JOINT BASE LEWIS-MCCHORD The 787th Ordnance Company (Explosive Ordnance Disposal), 3rd Ordnance Battalion is deploying to Afghanistan, likely for the last time of the current conflict.
The around 50 Soldiers assigned to the company watched as their leaders cased its colors May 1 for the trip to Southwest Asia. Commander Capt. Corey W. Harris pointed out how appropriate the nickname Patriots was for a company deploying to continue defending (the U.S.).
Soldiers of the 787th EOD Co. will be one of the last units downrange for Operation Enduring Freedom because of the continuing drawdown. The unit will support 4th Infantry Brigade Combat Team, 4th Infantry Division from Fort Carson during its nine-month tour. The company supported the 4th IBCT during its last round at the National Training Center this winter.
Lieutenant Colonel Stephen Kavanaugh, 3rd Ord. Bn. commander, said the company was a veteran one that had succeeded each time it went downrange, and that he expected no less this time.
Operations NCOIC Staff Sgt. Anthony Shaw said the unit would reorganize into around 10 teams upon arrival in Afghanistan, prepared to send technicians to wherever they are needed while primarily responding to direction from the 4th IBCT.
Unlike previous deployments, Shaw said this time the company will operate as a reserve element. The Afghan military and police will take the lead on all missions, unless ordnance is found on a U.S. base or property.
This is Shaws fourth deployment during the Global War on Terrorism, all with ordnance units, and his second with the 787th to Afghanistan.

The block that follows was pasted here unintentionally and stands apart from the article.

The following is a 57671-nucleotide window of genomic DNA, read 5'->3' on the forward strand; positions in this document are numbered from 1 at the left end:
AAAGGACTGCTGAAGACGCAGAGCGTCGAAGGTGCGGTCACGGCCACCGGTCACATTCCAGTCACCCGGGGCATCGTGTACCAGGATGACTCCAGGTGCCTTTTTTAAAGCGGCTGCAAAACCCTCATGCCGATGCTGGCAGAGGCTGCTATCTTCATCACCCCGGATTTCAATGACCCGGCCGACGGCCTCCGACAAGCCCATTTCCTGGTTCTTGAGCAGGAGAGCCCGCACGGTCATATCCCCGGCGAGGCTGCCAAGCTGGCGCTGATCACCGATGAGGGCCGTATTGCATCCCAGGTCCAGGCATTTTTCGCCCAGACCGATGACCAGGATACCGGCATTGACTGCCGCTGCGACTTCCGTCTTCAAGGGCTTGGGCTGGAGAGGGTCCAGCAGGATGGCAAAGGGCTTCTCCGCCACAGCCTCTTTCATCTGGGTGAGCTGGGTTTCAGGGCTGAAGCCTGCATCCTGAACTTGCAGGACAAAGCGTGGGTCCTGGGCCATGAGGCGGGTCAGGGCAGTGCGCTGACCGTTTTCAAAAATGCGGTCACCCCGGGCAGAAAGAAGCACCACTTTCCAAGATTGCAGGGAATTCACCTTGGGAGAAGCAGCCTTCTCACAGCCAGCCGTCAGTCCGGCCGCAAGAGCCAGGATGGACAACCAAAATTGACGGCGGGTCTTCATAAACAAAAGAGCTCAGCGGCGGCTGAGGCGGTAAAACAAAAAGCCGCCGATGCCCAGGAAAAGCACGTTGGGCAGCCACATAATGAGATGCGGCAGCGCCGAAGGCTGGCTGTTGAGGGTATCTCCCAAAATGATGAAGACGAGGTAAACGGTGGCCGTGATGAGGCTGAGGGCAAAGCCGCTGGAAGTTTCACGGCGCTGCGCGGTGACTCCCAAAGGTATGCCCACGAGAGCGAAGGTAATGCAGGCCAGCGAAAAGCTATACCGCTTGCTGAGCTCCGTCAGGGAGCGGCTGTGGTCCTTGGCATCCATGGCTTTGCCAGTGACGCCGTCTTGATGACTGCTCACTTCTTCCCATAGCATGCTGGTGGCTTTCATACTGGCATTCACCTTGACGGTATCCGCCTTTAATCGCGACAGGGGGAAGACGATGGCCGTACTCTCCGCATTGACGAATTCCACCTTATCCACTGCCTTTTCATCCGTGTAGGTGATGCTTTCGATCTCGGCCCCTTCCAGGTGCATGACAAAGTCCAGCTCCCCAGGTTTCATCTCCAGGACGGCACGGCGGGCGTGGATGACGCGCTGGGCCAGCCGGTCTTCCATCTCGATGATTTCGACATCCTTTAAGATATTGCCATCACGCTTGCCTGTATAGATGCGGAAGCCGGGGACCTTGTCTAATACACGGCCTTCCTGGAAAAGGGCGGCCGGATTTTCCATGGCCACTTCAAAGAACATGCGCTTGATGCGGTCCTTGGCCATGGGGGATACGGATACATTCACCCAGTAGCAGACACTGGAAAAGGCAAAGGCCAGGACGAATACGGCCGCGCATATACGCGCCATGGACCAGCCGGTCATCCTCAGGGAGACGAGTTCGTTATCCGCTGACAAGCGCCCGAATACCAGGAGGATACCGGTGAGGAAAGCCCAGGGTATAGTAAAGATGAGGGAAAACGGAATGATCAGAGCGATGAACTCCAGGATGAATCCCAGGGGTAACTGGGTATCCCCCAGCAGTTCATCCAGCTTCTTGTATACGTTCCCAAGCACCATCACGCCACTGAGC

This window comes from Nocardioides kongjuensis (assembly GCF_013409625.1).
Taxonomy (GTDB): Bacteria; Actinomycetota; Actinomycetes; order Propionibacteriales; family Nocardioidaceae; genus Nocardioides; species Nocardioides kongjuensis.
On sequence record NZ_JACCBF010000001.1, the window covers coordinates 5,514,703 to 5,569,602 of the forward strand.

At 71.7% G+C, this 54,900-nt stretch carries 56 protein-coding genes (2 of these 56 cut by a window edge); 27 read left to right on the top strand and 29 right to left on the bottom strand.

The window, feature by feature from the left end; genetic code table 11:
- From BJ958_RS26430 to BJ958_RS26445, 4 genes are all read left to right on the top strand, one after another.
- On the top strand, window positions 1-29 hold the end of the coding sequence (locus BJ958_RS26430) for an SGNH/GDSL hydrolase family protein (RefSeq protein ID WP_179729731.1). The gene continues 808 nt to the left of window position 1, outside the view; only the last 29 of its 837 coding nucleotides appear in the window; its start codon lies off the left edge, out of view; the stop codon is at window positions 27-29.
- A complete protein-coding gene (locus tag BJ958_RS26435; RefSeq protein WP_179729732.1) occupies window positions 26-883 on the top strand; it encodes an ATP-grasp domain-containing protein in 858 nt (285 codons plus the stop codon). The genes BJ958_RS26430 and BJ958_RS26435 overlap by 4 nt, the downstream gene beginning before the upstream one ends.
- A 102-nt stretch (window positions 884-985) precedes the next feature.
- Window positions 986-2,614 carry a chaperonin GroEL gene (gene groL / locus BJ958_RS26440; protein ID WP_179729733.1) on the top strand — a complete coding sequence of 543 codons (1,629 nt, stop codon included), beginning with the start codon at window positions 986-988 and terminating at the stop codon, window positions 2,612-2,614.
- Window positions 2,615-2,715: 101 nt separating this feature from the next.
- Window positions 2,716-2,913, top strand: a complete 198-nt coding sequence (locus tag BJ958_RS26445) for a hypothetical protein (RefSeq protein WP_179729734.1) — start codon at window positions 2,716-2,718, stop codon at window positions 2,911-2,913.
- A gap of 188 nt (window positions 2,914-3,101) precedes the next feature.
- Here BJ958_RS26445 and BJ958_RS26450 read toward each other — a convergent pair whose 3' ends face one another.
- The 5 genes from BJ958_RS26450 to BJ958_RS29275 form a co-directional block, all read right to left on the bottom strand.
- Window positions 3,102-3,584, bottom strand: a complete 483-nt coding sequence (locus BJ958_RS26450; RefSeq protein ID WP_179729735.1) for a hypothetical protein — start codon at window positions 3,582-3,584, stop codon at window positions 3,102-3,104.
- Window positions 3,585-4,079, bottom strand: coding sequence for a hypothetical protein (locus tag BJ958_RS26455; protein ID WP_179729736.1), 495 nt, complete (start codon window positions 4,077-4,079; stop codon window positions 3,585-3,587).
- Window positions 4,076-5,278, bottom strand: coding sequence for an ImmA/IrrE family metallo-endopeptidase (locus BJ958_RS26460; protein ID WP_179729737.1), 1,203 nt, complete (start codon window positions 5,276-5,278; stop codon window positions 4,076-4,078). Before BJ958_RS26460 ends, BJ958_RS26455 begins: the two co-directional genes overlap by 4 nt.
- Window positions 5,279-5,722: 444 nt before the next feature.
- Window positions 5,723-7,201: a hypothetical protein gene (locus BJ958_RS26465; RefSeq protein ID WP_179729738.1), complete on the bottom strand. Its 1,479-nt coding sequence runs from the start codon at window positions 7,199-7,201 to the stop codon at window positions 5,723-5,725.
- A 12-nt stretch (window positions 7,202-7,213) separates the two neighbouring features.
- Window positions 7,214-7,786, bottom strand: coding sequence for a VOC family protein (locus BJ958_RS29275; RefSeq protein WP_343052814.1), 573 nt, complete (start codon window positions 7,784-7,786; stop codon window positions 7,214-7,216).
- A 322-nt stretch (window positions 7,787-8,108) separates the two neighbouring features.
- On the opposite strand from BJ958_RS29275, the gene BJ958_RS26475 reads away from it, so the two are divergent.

I enjoy the hell out of it over there, he said. Right here, we do a lot of training, we do a lot of real ordnance incidents, we deal with IEDs in Washington all the way down to the coast of Oregon. When you go overseas, you see how you employ the training you receive here in the real world.
EOD teams typically have a lot of independence in the field, Shaw said. During an IED response operation the team leader, usually a staff sergeant, has full authority over the situation until its solved.
And though the company is always prepared to back up a team during an operation, team leaders re on their own on patrol.
He may go out for an entire year and not see the command team except for flight visits to check equipment, Shaw said. He has to have a wide responsibility and knowledge to support a mission by himself.
At least one Soldier in the company soon will experience that responsibility. William Rohler, 23, was promoted from corporal to sergeant just before the casing ceremony. This will be his second deployment.
Jake Dorsey: email@example.com